Jul 10 2013

How to Use Surveys to Increase Your Click-Through Rate

AnnexCore

Click-through rates (CTRs) are one of the metrics that nearly every e-mail marketer obsesses over. Every time a newsletter or marketing e-mail is sent out, marketers stare at their statistics page, waiting for that rate to inch up. And, unfortunately, sometimes it doesn’t. In fact, sometimes it goes down, week after week after week. There is nothing more disheartening than seeing your hard work go completely ignored. Luckily, there is something you can do to figure out why no one is reading your e-mails – ask your subscribers. A survey is an excellent way to poll the very people you are targeting to figure out why, exactly, so few of the people on your subscriber list are converting to click-throughs. However, you do have to keep a few things in mind when writing up your survey.

Keep it Simple

And we mean simple – at most you want to aim for one or two questions. This can seem a bit daunting as you’re essentially forced to compact all of your concerns and worries regarding your e-mail marketing campaign into a few short sentences, but if you want people to take the survey, you can’t expect them to wade through question after question after question. Try and summarize your biggest problem in question form. For example, you could ask ‘What is one thing you’d like to see us do differently in these e-mails?’ Now you could get straight to the point and just ask ‘Why aren’t you clicking on the links in our e-mails?,’ but you also need to consider what type of options you are going give for answers, and a question like that is too open ended. You should try to avoid using an outside survey service as well – keep it all in the e-mail so they don’t have to click over to another site. The simpler it is, the likelier your subscribers will actually answer.

Keep it Honest

Don’t try to hide your intentions behind a wall of obscurity or oddly worded answer choices. If you want your subscribers to be honest in their answers, you need to be honest with the choices you give them. It can be hard to admit that the content you are e-mail isn’t very interesting, but you do need to give them that answer option. Think of some of the e-mails or newsletters that you get regularly but don’t interact with. Are they just being sent too often? Are they hard to navigate? Do you just care about the company enough to read an entire newsletter? These are the types of reasons why your CTR might be so low, so take a good, hard, honest look at your own campaign, and then write out your survey.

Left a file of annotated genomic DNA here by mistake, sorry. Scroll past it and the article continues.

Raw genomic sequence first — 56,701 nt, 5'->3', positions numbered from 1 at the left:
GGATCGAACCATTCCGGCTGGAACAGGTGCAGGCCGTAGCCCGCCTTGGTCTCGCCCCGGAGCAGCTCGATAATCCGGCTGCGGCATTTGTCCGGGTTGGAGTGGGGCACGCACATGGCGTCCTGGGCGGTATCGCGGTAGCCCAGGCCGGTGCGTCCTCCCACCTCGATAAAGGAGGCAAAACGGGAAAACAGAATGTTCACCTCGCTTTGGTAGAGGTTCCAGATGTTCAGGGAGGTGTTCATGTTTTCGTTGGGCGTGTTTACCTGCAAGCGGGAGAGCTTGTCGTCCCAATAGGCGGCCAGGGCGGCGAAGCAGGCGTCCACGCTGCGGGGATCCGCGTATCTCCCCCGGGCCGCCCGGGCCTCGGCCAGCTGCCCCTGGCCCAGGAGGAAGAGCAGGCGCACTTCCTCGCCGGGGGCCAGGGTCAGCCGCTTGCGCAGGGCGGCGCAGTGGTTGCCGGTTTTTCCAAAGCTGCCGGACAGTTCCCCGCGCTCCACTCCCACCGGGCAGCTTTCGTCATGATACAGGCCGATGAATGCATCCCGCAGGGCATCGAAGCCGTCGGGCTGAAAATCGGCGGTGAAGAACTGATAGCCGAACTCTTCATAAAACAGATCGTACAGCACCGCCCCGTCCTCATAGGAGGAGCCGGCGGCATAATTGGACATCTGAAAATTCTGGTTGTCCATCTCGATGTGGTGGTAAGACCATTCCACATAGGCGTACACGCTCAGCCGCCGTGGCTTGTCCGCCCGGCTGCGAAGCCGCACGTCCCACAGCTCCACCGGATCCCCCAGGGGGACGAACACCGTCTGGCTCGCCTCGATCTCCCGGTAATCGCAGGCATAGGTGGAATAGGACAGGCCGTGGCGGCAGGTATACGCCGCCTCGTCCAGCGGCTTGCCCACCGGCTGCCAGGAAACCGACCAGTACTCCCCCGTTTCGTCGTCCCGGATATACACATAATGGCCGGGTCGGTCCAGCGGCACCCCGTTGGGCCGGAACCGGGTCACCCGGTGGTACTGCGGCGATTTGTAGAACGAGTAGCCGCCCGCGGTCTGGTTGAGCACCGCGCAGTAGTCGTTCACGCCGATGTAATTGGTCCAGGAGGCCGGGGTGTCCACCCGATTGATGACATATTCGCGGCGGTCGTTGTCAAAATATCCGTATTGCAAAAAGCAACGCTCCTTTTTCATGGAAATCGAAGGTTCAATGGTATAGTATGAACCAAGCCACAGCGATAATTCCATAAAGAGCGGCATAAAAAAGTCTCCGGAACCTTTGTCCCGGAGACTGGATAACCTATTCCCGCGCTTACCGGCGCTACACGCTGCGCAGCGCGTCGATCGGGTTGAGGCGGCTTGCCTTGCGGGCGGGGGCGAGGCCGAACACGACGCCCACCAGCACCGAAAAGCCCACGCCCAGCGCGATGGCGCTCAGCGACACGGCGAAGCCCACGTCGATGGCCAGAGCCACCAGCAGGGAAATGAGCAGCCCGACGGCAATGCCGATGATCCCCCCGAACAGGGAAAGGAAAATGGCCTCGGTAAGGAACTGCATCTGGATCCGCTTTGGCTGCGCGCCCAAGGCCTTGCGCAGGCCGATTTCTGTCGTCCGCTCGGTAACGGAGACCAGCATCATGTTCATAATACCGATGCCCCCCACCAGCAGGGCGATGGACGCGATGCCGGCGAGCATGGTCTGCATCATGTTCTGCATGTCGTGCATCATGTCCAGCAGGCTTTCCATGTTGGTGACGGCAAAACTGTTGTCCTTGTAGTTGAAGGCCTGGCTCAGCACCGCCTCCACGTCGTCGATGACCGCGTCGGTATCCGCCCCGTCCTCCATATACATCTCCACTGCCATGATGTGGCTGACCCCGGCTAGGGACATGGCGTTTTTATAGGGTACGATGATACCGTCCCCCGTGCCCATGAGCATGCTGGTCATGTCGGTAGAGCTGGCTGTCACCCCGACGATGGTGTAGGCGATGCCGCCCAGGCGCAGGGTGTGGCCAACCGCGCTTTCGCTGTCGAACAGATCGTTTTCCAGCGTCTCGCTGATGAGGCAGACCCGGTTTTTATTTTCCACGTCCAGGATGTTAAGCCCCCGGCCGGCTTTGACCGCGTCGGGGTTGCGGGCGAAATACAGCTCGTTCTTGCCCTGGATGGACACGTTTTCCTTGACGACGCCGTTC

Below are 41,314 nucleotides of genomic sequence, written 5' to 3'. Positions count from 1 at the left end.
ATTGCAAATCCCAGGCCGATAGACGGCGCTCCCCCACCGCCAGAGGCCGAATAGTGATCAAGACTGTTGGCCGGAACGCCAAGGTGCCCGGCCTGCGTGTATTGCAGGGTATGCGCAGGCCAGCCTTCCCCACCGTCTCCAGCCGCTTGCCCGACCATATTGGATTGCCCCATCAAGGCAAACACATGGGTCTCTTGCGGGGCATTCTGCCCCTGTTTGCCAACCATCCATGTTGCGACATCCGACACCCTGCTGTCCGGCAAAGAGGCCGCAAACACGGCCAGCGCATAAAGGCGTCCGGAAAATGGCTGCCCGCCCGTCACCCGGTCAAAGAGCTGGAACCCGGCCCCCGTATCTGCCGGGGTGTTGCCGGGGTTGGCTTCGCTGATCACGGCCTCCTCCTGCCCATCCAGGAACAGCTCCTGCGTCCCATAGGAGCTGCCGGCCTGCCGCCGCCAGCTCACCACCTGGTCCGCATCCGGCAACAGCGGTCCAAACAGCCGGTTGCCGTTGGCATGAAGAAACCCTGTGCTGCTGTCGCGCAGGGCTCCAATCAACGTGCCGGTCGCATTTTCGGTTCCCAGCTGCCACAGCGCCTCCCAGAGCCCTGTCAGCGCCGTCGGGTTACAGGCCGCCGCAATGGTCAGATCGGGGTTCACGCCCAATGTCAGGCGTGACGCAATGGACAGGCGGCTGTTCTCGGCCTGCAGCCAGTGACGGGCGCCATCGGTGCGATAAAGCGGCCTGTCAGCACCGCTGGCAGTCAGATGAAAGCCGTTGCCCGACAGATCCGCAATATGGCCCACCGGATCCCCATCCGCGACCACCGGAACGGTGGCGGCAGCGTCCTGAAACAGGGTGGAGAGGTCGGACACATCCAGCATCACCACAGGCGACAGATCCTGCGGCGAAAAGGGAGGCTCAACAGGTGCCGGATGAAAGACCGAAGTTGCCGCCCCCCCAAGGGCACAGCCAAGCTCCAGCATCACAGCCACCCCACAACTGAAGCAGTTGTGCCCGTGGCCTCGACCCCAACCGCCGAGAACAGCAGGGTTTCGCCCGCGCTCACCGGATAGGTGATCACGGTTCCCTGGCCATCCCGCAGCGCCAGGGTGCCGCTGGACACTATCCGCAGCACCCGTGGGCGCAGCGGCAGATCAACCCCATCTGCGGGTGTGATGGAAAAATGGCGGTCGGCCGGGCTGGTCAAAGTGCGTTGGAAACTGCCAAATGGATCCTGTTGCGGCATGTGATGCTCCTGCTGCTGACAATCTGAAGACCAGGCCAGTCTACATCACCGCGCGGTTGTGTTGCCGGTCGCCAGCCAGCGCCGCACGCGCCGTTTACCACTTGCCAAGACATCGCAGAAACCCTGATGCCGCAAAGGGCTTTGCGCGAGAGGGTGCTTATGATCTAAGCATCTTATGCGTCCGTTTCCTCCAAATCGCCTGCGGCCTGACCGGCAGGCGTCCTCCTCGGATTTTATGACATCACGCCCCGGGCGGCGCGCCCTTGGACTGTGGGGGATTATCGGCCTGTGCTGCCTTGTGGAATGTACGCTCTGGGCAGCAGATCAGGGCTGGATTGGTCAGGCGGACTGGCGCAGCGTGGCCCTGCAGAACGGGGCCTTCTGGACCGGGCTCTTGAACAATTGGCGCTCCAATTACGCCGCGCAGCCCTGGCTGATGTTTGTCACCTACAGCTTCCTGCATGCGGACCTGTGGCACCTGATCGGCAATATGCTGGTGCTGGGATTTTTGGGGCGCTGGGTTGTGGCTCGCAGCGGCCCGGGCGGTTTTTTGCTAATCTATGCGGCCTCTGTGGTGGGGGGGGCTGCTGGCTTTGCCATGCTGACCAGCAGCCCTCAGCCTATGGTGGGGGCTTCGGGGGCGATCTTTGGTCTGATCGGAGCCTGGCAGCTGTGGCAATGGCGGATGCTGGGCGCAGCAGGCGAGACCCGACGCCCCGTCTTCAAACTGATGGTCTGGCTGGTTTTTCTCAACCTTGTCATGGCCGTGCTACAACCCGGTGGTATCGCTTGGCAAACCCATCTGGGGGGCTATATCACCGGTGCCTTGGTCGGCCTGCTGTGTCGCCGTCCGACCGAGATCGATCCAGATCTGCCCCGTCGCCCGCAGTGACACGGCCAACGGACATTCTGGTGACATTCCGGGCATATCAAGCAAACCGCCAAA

Keep it in Mind

Hopefully, by the end of the survey period, you’ll have a good idea of what you need to change. But old habits die hard, and while you could think you’re making a positive change to your campaign, you might actually be falling into the same rut that led to the decrease in your CTR in the first place. If you kept the survey simple, you’ll have an easily digestible page of results. Print them out, tape them to your desk, and read over them every time you begin to write out an e-mail for your subscribers. Simplicity could lead to a situation where you have to rely on trial and error – if most of your subscribers say you send too many messages, for example, you are going to have to figure out where the sweet spot is in terms of numbers. But if you remember to consult with your survey results consistently, you can rest assured that you are answering any problems your subscribers had with your marketing e-mails.

You may not be able to please everybody, but a survey will give you a good idea about why your different subscribers haven’t interacting with your e-mails. Even if only 4% of your subscribers answer, and you can only really incorporate the suggestions of half of them, you could still be looking at an increase of 2% to your CTR. Depending on your industry and the size of your subscriber list, 2% can be a substantial boost to your CTR. So be open about your issues with your subscribers, and just ask why – that simple gesture could be the beginning of a new era in your e-mail marketing campaign.

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